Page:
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Your Family Matters

Can parental alienation affect your child custody case?

On Behalf of | Nov 11, 2021 | Child Custody

Even though most parents prioritize the emotional well-being of their kids, everyone makes mistakes. You may even lie awake at night thinking of things you could have or should have done differently. Still, as long as you provide for the best interests of your kids, you may have a good shot at receiving the custody arrangement you want.

Sometimes, though, divorced or divorcing parents use the kids as pawns. That is, one parent either intentionally or inadvertently tries to turn the children against their other parent. Known as parental alienation, this type of behavior may be catastrophic for a child custody case.

Common examples of parental alienation

Parental alienation is not usually a single comment or off-handed action, as alienating behaviors are typically part of a disturbing pattern. Still, if you or your children’s other parent do any of the following regularly, parental alienation may be an issue:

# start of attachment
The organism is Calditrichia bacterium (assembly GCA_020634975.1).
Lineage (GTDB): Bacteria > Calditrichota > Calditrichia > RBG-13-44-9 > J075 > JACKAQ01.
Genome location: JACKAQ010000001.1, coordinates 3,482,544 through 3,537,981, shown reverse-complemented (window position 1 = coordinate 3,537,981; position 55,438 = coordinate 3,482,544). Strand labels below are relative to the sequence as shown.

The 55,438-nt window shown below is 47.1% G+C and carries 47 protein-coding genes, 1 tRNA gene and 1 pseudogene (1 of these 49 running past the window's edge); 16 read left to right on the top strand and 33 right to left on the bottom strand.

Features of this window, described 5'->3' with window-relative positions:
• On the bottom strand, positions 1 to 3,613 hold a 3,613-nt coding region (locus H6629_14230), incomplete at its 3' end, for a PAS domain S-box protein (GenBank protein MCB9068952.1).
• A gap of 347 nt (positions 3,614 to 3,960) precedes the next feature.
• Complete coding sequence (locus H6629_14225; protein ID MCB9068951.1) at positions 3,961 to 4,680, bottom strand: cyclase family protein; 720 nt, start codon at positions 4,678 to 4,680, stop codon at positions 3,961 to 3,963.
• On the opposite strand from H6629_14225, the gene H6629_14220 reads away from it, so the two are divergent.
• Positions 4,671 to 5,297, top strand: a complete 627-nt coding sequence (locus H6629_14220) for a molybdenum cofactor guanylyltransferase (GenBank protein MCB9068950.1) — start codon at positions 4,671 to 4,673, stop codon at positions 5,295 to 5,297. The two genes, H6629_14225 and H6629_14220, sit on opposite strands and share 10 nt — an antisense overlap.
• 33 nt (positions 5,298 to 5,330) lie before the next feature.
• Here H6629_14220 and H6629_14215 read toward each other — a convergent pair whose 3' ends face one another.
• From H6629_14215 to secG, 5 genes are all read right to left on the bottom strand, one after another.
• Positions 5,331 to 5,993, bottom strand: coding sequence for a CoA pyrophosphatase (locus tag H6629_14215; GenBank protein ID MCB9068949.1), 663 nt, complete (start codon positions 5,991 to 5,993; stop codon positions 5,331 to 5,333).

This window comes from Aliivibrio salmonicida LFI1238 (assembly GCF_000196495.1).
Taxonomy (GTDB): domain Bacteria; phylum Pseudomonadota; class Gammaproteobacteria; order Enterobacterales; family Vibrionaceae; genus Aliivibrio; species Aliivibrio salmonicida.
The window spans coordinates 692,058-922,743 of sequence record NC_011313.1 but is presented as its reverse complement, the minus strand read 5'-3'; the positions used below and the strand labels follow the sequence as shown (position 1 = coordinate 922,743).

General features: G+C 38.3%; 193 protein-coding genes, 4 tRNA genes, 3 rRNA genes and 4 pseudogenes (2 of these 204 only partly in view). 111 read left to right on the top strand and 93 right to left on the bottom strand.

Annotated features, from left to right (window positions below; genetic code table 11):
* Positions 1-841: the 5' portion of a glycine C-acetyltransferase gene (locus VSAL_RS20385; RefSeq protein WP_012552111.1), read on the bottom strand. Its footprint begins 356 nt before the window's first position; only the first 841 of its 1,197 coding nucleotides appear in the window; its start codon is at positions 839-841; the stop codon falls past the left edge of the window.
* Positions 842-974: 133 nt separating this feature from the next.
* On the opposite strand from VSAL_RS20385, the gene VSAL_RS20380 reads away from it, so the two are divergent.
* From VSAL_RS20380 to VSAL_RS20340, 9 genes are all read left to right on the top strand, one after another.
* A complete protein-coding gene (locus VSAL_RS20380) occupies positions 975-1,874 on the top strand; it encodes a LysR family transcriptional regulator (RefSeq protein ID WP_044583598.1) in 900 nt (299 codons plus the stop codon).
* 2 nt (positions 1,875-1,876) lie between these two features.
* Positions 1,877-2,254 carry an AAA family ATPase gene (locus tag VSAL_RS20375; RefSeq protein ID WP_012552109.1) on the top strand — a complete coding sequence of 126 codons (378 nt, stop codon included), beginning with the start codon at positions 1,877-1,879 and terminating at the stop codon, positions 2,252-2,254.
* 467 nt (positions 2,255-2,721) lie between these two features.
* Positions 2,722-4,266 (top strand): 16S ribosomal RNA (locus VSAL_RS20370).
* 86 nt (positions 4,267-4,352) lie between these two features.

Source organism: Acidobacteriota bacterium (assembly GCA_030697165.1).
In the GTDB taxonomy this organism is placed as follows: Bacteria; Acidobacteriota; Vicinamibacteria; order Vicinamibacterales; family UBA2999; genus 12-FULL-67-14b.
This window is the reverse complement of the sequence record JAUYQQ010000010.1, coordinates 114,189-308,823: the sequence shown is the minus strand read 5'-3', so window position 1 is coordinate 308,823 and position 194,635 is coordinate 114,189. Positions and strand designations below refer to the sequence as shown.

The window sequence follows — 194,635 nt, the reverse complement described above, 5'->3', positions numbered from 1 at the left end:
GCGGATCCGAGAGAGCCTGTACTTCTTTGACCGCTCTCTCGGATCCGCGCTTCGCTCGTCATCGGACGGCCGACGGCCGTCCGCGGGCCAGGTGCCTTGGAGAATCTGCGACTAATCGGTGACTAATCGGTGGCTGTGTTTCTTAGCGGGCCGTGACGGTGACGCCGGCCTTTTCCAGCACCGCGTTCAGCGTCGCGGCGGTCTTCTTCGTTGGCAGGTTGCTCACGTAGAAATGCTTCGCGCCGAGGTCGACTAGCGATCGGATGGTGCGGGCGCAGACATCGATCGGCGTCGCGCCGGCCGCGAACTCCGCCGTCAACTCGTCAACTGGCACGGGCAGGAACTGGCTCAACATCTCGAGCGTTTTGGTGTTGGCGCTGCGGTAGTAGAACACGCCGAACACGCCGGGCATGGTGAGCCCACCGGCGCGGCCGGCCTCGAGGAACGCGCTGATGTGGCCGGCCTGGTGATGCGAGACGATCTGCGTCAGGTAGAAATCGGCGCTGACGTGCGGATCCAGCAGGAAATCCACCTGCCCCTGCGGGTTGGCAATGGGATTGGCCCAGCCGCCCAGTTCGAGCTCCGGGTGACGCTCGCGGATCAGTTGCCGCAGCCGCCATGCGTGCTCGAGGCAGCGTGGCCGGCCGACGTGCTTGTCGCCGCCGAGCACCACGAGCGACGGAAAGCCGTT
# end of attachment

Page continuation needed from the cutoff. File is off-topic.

• Preventing the other parent from seeing the kids
  • Excluding the other parent from ordinary parent-child activities and functions
  • Telling the kids they cannot trust the other parent
  • Making up false information about the other parent
  • Asking the children to choose sides or spy on the other parent

Your child custody case

If you and your children’s other parents cannot come up with an acceptable custody agreement, a judge may have to intervene. In New York, judges must make custody determinations that align with the best interests of the involved children. Because it often constitutes psychological child abuse, parental alienation is not in any child’s best interests.

It can be difficult to change behaviors, but you do not want to engage in parental alienation. Ultimately, though, if your children’s co-parent continues to misbehave, evidence of his or her parental alienation may persuade a judge to award custody to you.